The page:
Nurses are a key component of any healthcare facility. As a BSN-prepared nurse, you hold greater autonomy over critical decisions in patient care, which is essential when practicing outside of the hospital. The ability to make swift decisions without requiring another professional's approval benefits patient care and can lower mortality rates and improve patient satisfaction.

A BSN education prepares a nurse to accept a broader range of responsibilities, including managing new health technologies, home healthcare decision-making, discernment for post-op and preventive care, and coordinating a comprehensive plan of care for the length of a patient's admission. This level of autonomy is important to address the growing demands placed on the healthcare system by a nursing shortage and an aging population.

7. More Comprehensive Education

An immediate advantage to starting as an ADN is a shorter, less expensive program that allows you to work while you later complete a BSN. The expanded education in the BSN program increases your preparedness for quality of care and safety. This leads to greater autonomy.

Nursing goes beyond clinical competency skills, which may be similar for ADN and BSN graduates. But a four-year baccalaureate education offers a global perspective and a curriculum that includes preparation in patient education, decision-making, community health, and leadership.

8. Earning a BSN May Become Mandatory

Hospitals prefer hiring nurses with a BSN as a criterion for achieving Magnet status. The American Nurses Credentialing Center gives this title for nursing excellence, innovations in nursing practice, and quality patient outcomes.

Former New York governor Andrew Cuomo signed the BSN in 10 law in 2017, which requires all New York nurses to receive a BSN within 10 years of becoming a nurse. Other states, such as Rhode Island and New Jersey, are considering similar bills.

9. Improved Outcomes for Patients

Several studies have suggested that patient outcomes may improve with BSN-level nurses. The American Association of Colleges of Nursing cites studies that show:

BSN graduates are "significantly" better prepared in 12 of 16 areas of patient care related to safety and quality. Increasing the proportion of BSN nurses by 10% lowered the patient mortality odds by 10.9%. Hospitals employing a higher percentage of BSN graduates had patients with lower congestive heart failure mortality, shorter length of stay, fewer decubitus ulcers, and a lower rate of postoperative deep vein thrombosis. A study of six European hospitals showed a higher proportion of BSN graduates had better patient outcomes with a greater quality of care.

More comprehensive education and increased autonomy contributed significantly to the improved level of care delivered by BSN-prepared nurses.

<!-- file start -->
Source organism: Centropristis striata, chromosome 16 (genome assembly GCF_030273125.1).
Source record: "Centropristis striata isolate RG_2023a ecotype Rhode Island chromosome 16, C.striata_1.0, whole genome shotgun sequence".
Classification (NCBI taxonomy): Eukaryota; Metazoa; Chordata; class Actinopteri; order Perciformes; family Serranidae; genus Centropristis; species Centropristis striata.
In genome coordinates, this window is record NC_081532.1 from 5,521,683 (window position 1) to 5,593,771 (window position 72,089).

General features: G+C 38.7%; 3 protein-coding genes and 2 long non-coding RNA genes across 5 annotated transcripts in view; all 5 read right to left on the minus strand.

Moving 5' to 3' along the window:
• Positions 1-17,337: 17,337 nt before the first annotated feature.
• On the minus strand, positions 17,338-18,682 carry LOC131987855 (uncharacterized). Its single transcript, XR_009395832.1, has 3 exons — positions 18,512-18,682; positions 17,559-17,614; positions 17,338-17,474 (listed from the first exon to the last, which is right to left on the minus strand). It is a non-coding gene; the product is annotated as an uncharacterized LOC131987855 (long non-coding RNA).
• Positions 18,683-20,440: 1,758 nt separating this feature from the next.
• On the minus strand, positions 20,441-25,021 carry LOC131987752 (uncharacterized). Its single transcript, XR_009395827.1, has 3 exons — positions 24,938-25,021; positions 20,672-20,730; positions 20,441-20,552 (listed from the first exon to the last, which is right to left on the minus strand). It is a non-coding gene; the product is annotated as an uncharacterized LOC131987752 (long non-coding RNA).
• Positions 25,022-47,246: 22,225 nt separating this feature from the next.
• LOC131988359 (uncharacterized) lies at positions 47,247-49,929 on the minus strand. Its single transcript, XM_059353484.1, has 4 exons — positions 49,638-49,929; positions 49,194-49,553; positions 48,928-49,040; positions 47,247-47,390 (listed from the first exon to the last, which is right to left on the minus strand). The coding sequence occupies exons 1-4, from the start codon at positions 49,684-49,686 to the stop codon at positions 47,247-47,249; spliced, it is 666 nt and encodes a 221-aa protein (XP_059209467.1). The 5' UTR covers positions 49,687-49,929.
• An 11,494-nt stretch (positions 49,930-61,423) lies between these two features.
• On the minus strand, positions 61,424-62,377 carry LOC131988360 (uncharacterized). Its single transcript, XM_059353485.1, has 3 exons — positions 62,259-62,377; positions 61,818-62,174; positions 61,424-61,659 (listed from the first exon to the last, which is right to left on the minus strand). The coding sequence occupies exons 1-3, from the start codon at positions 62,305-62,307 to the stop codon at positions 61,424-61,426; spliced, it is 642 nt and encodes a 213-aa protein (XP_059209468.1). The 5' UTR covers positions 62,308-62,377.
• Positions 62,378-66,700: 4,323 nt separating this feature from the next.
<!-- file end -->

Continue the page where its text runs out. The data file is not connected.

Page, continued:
10. It's Easy to Get Started

If you have an active RN license and want to improve your career opportunities by completing a BSN, you have some unique options. A nursing degree is not usually offered online, since the profession requires significant clinical skills. However, as a practicing RN, you already have those clinical skills.

With an ADN degree, you can enroll in an online program to complete your BSN. Some schools also offer an ADN-to-BSN bridge program or an LPN-to-BSN bridge program. Learners can complete these programs in one year and may opt for online options.

Frequently Asked Questions


Why is a BSN important?

BSNs have become the required or preferred degree in many hospitals and medical facilities. BSN degree-holders bring a level of skill and professionalism needed in an increasingly complex and technological healthcare environment. The AACN cited a study of acute care hospitals that found an increase in the percentage of nurses with a BSN and a decrease in those with only an ADN.

Is it worth getting a BSN?

With the call for 80% of the nursing workforce to hold a BSN and legislation like the "BSN in 10" potentially taking hold, baccalaureate degrees in nursing offer a glimpse into the future of the profession. High school graduates can earn their BSN in four years, and licensed RNs can obtain a BSN in 1-2 years through an RN-to-BSN bridge program.

Why choose to pursue a BSN?

An ADN or nursing diploma qualifies nurses to obtain their RN license, but more employers continue to seek bachelor's-level education in their nurses. An ADN may suffice for nurses seeking entry-level nursing positions, but more opportunities await BSN degree-holders — 64% of the nursing workforce holds a BSN or higher degree.

What is the difference between an RN and BSN nurse?

The fundamental difference between an RN and a BSN nurse is the level of education. A registered nurse (RN) is a licensure designation given by the State Board of Nursing. An ADN or BSN may be licensed by the state as an RN. A BSN is the level of education a nurse has achieved. An ADN program is two years and focuses primarily on clinical skills. A BSN program requires four years and includes a more comprehensive perspective.

Feature Image: The Good Brigade / DigitalVision / Getty Images